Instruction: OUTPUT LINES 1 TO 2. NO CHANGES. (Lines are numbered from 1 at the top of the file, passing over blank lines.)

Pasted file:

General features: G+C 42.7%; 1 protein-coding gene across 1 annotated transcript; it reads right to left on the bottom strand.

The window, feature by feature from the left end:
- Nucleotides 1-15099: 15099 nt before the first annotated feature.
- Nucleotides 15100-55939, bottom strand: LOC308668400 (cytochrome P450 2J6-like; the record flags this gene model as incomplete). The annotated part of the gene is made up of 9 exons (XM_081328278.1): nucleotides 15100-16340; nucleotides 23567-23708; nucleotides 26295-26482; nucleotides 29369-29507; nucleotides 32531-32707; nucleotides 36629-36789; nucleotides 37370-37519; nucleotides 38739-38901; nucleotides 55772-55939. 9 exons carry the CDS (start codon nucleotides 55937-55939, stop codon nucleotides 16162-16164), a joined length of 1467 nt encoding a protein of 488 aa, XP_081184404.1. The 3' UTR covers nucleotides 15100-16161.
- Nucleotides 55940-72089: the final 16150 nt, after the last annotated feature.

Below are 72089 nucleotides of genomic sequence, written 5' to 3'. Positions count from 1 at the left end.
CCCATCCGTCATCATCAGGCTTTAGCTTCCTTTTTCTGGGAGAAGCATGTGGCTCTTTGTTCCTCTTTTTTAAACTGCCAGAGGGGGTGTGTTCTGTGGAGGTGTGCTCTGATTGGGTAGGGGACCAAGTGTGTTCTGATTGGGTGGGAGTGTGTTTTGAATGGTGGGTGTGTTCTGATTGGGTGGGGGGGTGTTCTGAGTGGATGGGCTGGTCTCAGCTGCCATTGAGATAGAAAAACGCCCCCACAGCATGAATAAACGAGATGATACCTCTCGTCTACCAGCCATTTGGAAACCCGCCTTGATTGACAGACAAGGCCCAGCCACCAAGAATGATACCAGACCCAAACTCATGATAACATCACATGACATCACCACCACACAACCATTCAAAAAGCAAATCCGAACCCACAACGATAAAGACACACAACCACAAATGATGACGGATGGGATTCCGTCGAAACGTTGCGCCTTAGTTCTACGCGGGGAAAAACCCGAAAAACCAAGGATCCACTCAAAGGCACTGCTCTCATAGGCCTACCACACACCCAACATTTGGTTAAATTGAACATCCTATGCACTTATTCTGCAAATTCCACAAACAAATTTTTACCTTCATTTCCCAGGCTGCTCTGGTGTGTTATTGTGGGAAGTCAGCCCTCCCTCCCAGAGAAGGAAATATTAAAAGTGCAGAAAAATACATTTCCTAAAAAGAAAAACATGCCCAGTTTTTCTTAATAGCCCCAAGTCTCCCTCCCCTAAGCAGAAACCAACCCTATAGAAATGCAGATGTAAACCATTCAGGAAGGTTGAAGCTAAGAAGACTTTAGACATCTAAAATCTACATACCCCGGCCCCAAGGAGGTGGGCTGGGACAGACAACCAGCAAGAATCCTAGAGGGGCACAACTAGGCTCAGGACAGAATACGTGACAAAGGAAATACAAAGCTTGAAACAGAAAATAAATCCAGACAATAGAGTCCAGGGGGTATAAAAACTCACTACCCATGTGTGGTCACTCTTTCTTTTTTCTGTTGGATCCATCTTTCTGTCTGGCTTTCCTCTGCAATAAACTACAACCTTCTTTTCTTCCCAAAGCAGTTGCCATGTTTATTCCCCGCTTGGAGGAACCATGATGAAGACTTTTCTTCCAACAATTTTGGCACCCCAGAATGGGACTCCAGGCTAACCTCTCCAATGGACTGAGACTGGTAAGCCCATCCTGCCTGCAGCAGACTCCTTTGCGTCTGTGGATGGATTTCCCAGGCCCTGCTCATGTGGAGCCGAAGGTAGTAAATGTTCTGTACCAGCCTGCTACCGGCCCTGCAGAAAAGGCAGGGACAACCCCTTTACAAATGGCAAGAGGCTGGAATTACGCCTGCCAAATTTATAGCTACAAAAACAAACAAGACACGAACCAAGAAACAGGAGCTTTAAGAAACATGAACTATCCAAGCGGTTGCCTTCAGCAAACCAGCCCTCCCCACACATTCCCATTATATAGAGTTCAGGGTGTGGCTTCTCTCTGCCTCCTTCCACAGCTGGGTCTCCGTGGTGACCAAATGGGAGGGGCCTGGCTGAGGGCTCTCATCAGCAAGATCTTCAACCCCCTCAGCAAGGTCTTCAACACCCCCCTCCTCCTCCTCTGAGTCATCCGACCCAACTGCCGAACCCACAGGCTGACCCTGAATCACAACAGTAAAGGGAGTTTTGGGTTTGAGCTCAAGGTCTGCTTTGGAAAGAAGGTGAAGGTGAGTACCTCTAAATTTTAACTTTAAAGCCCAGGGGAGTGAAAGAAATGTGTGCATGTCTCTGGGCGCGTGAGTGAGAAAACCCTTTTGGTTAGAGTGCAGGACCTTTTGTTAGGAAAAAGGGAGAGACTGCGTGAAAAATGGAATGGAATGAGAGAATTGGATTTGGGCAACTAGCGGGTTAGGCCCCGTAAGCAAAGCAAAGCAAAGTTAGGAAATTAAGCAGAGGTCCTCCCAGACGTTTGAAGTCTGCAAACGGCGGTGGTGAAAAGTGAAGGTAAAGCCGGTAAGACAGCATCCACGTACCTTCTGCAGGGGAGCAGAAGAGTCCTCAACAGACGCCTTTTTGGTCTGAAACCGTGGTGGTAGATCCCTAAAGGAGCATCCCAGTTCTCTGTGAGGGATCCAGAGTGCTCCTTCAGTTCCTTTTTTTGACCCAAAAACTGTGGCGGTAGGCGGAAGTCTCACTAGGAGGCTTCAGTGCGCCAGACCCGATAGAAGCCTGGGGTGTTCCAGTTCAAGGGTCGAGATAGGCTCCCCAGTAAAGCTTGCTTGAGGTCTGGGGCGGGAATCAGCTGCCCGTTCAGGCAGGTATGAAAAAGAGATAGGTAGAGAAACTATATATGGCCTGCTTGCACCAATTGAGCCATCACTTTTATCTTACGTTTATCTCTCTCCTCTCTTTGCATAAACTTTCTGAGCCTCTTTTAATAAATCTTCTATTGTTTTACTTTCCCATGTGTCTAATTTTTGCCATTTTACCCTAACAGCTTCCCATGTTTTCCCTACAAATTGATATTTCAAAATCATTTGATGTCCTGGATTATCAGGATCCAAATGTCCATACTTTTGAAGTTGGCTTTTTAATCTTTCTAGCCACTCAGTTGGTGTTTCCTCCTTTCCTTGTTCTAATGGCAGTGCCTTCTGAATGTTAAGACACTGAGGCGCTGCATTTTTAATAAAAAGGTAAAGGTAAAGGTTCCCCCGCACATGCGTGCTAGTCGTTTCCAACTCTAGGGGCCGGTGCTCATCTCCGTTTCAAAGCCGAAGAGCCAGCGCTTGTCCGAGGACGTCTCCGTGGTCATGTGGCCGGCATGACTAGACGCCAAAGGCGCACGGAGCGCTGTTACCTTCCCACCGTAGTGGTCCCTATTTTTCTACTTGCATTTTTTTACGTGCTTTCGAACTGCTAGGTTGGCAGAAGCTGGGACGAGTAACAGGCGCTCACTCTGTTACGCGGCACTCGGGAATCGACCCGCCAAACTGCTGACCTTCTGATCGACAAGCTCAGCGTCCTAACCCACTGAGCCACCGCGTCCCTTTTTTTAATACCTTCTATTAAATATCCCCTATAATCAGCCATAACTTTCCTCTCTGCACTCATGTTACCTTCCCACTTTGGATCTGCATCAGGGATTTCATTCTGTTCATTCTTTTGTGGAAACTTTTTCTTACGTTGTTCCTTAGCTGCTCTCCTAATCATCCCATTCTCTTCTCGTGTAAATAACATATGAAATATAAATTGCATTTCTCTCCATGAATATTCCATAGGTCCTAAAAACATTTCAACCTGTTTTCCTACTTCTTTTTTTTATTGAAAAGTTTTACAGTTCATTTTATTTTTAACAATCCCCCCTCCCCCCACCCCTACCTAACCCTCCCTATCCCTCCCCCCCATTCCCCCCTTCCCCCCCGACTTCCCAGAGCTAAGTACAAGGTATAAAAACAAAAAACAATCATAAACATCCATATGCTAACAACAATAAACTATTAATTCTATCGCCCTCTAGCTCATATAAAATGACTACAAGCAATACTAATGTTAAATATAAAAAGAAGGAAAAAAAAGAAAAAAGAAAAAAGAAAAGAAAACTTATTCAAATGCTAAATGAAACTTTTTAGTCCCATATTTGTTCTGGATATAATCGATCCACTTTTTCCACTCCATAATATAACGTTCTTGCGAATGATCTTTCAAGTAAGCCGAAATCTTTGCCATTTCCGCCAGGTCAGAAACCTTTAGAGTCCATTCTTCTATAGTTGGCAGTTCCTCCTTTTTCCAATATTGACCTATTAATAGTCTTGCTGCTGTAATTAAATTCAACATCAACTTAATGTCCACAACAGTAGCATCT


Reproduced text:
General features: G+C 42.7%; 1 protein-coding gene across 1 annotated transcript; it reads right to left on the bottom strand.

The window, feature by feature from the left end: